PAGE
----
Cracks and potholes caused by the freeze/thaw cycle seem to appear overnight. Plowing and salting can worsen the condition of already deteriorated roads, and street flooding from melting snow and spring rainstorms can further stress roads. The resulting damage is more than a mere annoyance for motorists, who spend on average an extra $523 annually to repair blown tires, broken axles and battered shock absorbers, according to the national transportation research firm TRIP.

Cold Patch Asphalt Instructions Couldn't Be Simpler
Cold Patch Asphalt Instructions Couldn't Be Simpler

If left untreated, pavement cracks and potholes are likely to increase in size and cause additional damage. Patching should be done as soon as possible to prevent further problems and to allow roads, parking areas and driveways to be used safely.

Practically any do-it-yourselfer can repair a pothole using cold patch asphalt repair. The process is as simple as pouring the already-mixed material out of the bag and tamping it in the crack or pothole. Repairs require minimal work and are far less time-consuming and costly than hot mix asphalt patching.

Asphalt Hot Patch vs. Cold Patch Pothole Repair
Asphalt Hot Patch vs. Cold Patch Pothole Repair

Winter does not officially arrive until December 21, but harsh weather is already wreaking havoc on paved roads and in parking lots. Cracks and potholes caused by the annual freeze-and-thaw cycle have begun to appear, and plowing and salting will worsen the condition of already deteriorated roads as the season gets into full swing.

The resulting damage is more than just an annoyance. According to the national transportation research firm TRIP, poorly maintained roads cost motorists an average of $523 each year to repair blown tires, broken axles and battered shock absorbers.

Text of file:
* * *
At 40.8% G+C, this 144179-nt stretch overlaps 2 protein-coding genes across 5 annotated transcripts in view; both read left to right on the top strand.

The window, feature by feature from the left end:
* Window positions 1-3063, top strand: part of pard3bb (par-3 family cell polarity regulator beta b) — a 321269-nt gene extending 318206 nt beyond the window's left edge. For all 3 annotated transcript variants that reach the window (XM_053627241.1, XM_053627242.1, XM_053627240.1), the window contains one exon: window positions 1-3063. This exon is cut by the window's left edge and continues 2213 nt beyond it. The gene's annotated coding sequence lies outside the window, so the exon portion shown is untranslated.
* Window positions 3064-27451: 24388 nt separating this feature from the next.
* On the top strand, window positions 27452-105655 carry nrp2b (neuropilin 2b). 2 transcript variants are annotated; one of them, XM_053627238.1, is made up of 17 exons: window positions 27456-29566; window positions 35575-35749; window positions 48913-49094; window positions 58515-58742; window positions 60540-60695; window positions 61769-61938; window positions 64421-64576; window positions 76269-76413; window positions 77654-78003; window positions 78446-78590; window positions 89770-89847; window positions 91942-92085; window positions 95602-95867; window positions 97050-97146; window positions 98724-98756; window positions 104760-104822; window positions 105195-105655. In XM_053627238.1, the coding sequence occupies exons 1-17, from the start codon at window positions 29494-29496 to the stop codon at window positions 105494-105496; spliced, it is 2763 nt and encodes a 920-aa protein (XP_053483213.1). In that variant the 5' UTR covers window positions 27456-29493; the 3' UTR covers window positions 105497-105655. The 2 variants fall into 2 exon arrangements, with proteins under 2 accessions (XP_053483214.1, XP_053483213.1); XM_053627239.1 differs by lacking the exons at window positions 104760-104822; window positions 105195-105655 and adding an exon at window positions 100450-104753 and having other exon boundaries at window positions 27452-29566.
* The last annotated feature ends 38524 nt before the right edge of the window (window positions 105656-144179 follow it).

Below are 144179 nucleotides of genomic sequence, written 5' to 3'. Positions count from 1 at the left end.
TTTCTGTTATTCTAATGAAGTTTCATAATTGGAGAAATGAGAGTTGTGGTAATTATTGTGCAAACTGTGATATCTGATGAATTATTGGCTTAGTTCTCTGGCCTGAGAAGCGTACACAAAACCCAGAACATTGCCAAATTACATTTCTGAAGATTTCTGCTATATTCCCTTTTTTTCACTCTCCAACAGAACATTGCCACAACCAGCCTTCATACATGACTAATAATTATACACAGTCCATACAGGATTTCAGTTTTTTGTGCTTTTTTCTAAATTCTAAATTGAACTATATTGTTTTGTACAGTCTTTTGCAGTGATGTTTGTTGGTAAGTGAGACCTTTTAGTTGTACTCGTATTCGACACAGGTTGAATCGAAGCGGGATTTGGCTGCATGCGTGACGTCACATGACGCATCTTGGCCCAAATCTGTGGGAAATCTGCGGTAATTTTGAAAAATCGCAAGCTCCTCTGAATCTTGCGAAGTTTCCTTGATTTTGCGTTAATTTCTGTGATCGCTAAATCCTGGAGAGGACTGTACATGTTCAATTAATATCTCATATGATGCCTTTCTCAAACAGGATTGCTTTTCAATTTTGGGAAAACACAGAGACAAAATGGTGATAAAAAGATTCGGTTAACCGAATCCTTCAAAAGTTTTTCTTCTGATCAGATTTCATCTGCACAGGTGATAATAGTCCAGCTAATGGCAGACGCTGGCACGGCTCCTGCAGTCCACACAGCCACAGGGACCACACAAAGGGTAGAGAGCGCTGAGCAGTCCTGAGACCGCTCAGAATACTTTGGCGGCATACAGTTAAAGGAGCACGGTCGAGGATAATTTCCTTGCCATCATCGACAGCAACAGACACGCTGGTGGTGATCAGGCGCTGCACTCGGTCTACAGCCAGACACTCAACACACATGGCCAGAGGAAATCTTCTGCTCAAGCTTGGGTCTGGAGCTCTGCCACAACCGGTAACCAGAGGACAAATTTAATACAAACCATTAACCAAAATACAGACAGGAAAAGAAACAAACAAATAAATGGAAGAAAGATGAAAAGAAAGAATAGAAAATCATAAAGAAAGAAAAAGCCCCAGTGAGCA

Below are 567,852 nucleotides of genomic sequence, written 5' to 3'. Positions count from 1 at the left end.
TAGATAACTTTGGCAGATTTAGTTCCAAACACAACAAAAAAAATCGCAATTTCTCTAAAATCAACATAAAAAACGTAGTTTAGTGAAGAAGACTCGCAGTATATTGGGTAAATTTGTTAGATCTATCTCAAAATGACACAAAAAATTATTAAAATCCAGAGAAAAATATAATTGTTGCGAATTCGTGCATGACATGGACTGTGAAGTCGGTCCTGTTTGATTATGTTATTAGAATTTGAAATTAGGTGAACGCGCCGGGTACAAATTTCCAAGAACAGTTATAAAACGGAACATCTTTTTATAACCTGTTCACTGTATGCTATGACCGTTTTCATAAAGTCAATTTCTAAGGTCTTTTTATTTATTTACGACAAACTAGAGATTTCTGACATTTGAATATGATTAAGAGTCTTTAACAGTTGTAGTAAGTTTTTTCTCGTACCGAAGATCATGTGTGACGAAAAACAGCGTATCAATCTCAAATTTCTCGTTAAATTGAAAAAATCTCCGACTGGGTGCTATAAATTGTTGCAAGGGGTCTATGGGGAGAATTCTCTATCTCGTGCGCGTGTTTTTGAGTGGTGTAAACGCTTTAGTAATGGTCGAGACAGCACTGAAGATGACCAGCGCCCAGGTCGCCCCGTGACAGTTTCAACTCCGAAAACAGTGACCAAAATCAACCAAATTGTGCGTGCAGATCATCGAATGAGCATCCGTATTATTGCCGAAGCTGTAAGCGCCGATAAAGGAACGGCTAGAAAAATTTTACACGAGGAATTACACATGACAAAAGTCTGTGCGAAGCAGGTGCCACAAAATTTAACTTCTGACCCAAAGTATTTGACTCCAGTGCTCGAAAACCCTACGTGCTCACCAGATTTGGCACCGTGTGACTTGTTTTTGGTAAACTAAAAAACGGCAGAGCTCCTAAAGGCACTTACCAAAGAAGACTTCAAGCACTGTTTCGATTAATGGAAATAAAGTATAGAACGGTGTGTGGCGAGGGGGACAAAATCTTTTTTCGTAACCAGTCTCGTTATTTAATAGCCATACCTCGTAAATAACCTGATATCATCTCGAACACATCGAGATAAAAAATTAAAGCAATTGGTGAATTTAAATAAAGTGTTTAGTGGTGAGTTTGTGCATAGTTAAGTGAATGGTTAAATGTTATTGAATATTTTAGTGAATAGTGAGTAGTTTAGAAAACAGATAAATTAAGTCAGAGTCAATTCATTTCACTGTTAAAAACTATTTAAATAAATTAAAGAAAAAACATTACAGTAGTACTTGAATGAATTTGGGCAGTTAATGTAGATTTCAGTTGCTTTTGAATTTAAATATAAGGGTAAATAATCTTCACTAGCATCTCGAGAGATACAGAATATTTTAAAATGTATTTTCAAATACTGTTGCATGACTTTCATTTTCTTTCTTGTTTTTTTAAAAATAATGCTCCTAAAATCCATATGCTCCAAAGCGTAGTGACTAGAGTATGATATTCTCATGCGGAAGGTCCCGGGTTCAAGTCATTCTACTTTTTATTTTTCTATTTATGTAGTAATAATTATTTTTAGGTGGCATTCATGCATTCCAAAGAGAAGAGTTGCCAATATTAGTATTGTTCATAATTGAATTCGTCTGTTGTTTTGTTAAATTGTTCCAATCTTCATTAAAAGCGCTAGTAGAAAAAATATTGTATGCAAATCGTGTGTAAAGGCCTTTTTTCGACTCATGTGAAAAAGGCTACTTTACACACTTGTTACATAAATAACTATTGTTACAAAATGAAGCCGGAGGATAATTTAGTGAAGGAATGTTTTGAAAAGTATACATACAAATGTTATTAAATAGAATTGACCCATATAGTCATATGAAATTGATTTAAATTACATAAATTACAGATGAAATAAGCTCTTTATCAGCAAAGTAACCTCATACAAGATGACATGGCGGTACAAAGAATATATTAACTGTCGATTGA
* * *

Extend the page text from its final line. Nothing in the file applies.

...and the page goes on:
Traffic Cones are a Multi-Purpose Safety Tool
Traffic Cones are a Multi-Purpose Safety Tool

Traffic cones are easily recognized as a common safety device worldwide. These brightly colored cones can be found almost anywhere, from construction zones and busy streets to shopping mall parking lots and athletic fields. They can even be seen indoors, along stairways and corridors where extra caution is called for.

Highly visible, durable, and portable, traffic and safety cones provide an immediate warning of potential danger. While cones are most commonly used as a traffic control device, they have become a multi-purpose safety tool that is useful in countless situations.

Types of Traffic Cones and When to Use Them
Types of Traffic Cones and When to Use Them

Orange traffic cones are a familiar sight on highways and city streets across the country. While it’s impossible to know the exact number, by some estimates there are roughly 140 million traffic cones in use worldwide.

They divide lanes in construction zones, provide direction around short-duration road maintenance and utility work, and warn drivers of unseen hazards such as potholes and raised manhole covers. They are also seen in parking lots, on athletic fields, and even indoors in areas where extra caution is needed.

Traffic cones are designed to be highly visible and easily movable. They come in various sizes and many different colors, with orange, yellow, and red being the most popular choices due to their brightness. Some versions can be topped with signs or connected with bars or chains.